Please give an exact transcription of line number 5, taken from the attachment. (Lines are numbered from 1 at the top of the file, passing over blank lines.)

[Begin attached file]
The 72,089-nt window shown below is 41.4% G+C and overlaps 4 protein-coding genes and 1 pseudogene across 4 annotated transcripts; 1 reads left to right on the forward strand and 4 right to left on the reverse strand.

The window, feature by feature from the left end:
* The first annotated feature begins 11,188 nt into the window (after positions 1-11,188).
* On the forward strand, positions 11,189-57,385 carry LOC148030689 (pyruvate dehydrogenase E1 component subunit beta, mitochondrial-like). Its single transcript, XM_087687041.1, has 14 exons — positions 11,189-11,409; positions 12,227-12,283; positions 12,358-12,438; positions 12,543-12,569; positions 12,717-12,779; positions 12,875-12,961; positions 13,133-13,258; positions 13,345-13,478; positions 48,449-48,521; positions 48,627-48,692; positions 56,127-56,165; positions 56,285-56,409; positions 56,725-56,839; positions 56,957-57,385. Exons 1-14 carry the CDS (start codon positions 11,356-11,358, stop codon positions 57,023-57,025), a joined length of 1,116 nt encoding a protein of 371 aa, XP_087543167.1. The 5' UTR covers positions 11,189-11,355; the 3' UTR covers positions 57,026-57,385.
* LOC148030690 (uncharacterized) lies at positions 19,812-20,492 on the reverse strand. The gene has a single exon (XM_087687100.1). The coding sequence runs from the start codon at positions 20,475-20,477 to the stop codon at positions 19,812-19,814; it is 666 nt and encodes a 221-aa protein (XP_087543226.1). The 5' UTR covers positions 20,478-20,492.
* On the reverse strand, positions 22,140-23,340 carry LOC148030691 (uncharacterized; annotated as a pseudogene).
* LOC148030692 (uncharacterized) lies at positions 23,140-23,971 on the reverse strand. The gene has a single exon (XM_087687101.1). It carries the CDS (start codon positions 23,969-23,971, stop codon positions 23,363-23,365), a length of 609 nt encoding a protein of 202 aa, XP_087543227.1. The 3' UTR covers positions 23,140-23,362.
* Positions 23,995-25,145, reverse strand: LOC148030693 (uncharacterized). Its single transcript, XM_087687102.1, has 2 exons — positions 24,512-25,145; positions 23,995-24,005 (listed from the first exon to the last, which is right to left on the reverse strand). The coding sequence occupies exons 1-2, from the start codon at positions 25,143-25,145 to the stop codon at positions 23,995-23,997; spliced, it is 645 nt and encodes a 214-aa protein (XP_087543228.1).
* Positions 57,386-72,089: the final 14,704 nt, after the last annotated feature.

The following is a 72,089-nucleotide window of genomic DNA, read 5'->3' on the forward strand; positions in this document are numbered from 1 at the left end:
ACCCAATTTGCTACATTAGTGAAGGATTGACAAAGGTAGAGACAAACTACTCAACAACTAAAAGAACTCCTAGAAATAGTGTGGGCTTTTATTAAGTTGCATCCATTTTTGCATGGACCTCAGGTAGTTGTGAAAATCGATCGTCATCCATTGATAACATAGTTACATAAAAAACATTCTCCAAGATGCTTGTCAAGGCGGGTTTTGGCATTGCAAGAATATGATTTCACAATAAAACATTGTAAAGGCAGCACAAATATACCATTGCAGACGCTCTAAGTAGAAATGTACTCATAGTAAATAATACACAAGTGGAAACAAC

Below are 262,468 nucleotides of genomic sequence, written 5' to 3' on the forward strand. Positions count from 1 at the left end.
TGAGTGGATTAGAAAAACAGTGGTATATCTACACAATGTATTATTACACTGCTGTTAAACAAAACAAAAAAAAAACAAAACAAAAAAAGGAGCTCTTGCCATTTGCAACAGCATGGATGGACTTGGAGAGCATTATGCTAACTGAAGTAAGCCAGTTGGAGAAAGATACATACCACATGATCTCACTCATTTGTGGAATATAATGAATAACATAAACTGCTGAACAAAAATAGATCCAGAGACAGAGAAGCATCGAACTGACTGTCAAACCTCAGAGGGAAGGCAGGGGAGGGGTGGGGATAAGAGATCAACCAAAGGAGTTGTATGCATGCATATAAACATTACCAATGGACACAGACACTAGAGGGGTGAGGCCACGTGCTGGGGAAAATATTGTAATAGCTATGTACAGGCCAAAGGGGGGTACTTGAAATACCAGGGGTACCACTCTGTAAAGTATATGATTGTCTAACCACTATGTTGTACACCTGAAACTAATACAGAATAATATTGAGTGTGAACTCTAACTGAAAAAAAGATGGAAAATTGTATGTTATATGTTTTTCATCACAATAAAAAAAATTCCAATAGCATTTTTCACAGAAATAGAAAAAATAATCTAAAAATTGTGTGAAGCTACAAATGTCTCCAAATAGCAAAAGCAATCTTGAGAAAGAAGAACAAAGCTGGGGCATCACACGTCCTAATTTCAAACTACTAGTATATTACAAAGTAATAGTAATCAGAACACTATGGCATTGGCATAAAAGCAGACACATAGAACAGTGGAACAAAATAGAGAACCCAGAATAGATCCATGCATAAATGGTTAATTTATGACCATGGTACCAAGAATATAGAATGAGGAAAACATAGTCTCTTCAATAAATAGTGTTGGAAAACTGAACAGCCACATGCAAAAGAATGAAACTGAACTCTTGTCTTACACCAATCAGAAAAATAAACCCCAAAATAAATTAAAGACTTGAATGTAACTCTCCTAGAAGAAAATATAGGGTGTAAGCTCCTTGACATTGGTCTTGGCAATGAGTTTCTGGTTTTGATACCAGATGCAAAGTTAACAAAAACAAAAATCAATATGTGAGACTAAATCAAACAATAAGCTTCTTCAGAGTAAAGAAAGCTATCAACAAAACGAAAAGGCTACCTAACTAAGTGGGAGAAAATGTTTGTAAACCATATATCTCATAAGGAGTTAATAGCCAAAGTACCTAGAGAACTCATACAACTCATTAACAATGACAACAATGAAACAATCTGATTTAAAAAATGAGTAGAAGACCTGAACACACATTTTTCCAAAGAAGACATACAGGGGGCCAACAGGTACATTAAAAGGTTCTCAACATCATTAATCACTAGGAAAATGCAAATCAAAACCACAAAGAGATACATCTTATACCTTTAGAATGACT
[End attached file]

* LOC148030690 (uncharacterized) lies at positions 19,812-20,492 on the reverse strand. The gene has a single exon (XM_087687100.1). The coding sequence runs from the start codon at positions 20,475-20,477 to the stop codon at positions 19,812-19,814; it is 666 nt and encodes a 221-aa protein (XP_087543226.1). The 5' UTR covers positions 20,478-20,492.